In The Expanse, when Miller is

on Eros, accelerating towards Earth, chased by the Rocinante

we can guess there's a fair bit of acceleration and plenty of G's

as per the crew of the Rocinante having trouble keeping up. Even Eros is accelerating further still

yet Miller is unaffected by this acceleration. Why? Is it

some undisclosed property of the protomolecule

that's able to dampen inertia?


Both the novels and the TV show mention that the protomolecule system on Eros is able to eliminate inertia. When the still under-construction enormous Mormon-commissioned generation ship Nauvoo is comandeered and used as a bomb to try to destroy Eros, the protomolecule quite rapidly impels the asteroid out of the way. Miller is on the surface of Eros at the time, witnesses the Nauvoo missing, realizes what has just happened, and explicitly reflects that he felt no acceleration. Other characters understand interial-dampening to be within the abilities of the system built by the protomolecule.

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    This is the final nail in the coffin for any notion of The Expanse being a hard scifi setting. What I enjoyed most about the series was that it took the notion of the concepts of inertia and acceleration seriously if its solutions to the problems they posed were often ludicrous (spin gravity, anyone?). Then in the middle of the climax it throws all of that out the airlock, lampshades the G-force, forgets completely about conservation of momentum, and becomes science fantasy with extra steps. Apr 9 at 20:47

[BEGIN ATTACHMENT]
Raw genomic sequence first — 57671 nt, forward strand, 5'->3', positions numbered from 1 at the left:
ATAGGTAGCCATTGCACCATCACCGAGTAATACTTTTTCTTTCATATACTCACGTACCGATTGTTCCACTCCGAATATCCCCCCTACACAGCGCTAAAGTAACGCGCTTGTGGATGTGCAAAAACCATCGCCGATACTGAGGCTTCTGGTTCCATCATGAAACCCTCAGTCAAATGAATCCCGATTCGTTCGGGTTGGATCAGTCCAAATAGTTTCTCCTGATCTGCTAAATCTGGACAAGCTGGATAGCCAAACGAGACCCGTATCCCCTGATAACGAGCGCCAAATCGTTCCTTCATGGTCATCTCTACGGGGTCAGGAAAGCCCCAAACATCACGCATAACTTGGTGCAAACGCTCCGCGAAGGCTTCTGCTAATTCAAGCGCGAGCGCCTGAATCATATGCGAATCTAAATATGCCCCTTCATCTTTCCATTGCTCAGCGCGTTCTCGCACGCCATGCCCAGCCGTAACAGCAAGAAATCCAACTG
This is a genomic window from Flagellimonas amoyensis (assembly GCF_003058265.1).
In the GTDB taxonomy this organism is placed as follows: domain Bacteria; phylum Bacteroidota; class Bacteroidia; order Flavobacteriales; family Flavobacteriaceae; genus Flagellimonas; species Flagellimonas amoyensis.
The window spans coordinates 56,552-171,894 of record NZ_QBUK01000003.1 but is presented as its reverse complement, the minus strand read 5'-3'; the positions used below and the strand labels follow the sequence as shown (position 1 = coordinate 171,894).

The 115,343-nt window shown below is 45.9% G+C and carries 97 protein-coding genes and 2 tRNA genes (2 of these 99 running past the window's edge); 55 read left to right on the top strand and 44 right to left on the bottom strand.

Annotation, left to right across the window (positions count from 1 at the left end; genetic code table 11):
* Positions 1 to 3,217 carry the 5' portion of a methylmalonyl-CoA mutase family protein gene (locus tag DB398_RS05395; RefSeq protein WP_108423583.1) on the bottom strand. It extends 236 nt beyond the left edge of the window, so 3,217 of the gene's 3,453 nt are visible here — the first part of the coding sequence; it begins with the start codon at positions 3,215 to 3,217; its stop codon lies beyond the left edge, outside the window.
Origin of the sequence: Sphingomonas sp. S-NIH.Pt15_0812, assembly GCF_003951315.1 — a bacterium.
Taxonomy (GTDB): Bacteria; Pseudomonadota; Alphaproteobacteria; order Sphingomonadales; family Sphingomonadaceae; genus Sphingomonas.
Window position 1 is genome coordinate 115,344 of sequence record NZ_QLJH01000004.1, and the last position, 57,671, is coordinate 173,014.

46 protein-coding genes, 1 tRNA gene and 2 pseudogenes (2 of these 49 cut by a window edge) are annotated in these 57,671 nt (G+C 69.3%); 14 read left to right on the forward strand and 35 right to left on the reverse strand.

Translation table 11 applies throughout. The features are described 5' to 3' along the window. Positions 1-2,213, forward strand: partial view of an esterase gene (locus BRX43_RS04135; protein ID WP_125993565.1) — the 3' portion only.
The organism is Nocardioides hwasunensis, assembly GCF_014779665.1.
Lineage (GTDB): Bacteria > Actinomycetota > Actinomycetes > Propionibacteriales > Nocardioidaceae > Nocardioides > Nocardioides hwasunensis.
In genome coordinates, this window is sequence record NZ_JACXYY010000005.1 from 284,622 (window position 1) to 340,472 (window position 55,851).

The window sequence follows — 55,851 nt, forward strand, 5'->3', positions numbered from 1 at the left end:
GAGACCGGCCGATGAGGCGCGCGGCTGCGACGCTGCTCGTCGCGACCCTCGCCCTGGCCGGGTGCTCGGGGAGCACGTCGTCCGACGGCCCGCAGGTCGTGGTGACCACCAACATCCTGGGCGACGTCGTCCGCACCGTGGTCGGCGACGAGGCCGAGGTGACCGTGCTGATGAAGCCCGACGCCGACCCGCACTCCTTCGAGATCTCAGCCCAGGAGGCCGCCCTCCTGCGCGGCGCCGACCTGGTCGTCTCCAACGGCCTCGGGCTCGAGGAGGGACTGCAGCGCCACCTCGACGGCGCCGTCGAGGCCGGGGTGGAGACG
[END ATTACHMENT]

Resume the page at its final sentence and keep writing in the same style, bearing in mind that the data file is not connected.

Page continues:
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    @ApproachingDarknessFish If the treatment of Eros bothers you, then I suggest you may not be too happy with what comes after.
    – Peter M
    Apr 9 at 21:05
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    @ApproachingDarknessFish, even with the protomolecule shenanigans, The Expanse is a harder scifi setting than 99.9999% than anything else. Even 2001 A Space Odyssey had the monolith with the FTL star gate. Apr 10 at 11:51
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    @approachingdarknessfish What would actually constitute hard sci fi then? Not Asimov, Niven, or Clarke, with those criteria. Must be stuff I’ve never read nor seen. Apr 10 at 19:53
  • I wasn't bothered that it broke the laws of physics as we understand them. I was bothered that it broke the rules of its own setting 90% of the way through the book with, afaict, no foreshadowing. Apr 10 at 21:34

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